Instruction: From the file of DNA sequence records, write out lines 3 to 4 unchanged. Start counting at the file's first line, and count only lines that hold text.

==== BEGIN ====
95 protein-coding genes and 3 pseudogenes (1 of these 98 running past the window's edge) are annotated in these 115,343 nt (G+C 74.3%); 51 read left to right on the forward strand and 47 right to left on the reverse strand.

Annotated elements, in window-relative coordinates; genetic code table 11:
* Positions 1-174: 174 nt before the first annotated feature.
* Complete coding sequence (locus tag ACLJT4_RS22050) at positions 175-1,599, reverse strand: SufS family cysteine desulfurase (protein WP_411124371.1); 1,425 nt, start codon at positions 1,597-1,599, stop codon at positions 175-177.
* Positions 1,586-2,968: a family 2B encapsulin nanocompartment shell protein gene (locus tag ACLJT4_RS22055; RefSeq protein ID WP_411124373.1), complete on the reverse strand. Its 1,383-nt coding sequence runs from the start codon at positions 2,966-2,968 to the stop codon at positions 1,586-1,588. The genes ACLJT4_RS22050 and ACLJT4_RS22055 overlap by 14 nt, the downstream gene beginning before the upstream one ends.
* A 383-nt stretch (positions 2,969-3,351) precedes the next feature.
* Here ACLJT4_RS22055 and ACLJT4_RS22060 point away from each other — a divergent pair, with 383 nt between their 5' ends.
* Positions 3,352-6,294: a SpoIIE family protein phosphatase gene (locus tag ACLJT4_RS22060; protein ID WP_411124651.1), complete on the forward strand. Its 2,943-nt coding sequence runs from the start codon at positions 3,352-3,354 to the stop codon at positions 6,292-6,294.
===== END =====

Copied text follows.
* Positions 1-174: 174 nt before the first annotated feature.
* Complete coding sequence (locus tag ACLJT4_RS22050) at positions 175-1,599, reverse strand: SufS family cysteine desulfurase (protein WP_411124371.1); 1,425 nt, start codon at positions 1,597-1,599, stop codon at positions 175-177.